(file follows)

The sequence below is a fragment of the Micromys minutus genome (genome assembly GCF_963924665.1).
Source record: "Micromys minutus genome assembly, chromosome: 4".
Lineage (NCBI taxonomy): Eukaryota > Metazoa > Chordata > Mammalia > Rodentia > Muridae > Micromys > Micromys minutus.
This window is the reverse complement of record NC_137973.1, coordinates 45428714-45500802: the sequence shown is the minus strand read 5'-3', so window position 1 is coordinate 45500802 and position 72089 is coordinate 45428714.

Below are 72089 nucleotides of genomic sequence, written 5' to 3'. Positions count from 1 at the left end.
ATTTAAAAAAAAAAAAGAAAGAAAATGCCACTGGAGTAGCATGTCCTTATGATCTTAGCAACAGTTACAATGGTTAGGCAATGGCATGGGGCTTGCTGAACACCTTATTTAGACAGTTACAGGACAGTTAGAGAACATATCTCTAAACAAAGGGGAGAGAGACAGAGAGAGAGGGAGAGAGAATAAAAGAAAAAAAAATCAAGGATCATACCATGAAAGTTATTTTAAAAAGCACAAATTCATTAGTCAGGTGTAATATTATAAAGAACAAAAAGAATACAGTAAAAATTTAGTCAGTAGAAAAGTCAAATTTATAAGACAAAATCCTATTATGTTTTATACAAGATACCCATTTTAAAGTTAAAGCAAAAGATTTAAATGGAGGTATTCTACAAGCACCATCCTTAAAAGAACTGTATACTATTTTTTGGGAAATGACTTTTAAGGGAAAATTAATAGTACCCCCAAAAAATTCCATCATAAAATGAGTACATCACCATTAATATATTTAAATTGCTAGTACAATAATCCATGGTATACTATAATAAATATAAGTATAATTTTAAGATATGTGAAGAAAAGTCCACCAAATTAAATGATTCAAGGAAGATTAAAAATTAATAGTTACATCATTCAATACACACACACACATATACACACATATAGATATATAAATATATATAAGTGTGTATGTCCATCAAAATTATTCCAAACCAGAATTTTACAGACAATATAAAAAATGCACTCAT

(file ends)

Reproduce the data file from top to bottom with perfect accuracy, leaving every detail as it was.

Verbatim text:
The sequence below is a fragment of the Micromys minutus genome (genome assembly GCF_963924665.1).
Source record: "Micromys minutus genome assembly, chromosome: 4".
Lineage (NCBI taxonomy): Eukaryota > Metazoa > Chordata > Mammalia > Rodentia > Muridae > Micromys > Micromys minutus.
This window is the reverse complement of record NC_137973.1, coordinates 45428714-45500802: the sequence shown is the minus strand read 5'-3', so window position 1 is coordinate 45500802 and position 72089 is coordinate 45428714.

Below are 72089 nucleotides of genomic sequence, written 5' to 3'. Positions count from 1 at the left end.
ATTTAAAAAAAAAAAAGAAAGAAAATGCCACTGGAGTAGCATGTCCTTATGATCTTAGCAACAGTTACAATGGTTAGGCAATGGCATGGGGCTTGCTGAACACCTTATTTAGACAGTTACAGGACAGTTAGAGAACATATCTCTAAACAAAGGGGAGAGAGACAGAGAGAGAGGGAGAGAGAATAAAAGAAAAAAAAATCAAGGATCATACCATGAAAGTTATTTTAAAAAGCACAAATTCATTAGTCAGGTGTAATATTATAAAGAACAAAAAGAATACAGTAAAAATTTAGTCAGTAGAAAAGTCAAATTTATAAGACAAAATCCTATTATGTTTTATACAAGATACCCATTTTAAAGTTAAAGCAAAAGATTTAAATGGAGGTATTCTACAAGCACCATCCTTAAAAGAACTGTATACTATTTTTTGGGAAATGACTTTTAAGGGAAAATTAATAGTACCCCCAAAAAATTCCATCATAAAATGAGTACATCACCATTAATATATTTAAATTGCTAGTACAATAATCCATGGTATACTATAATAAATATAAGTATAATTTTAAGATATGTGAAGAAAAGTCCACCAAATTAAATGATTCAAGGAAGATTAAAAATTAATAGTTACATCATTCAATACACACACACACATATACACACATATAGATATATAAATATATATAAGTGTGTATGTCCATCAAAATTATTCCAAACCAGAATTTTACAGACAATATAAAAAATGCACTCAT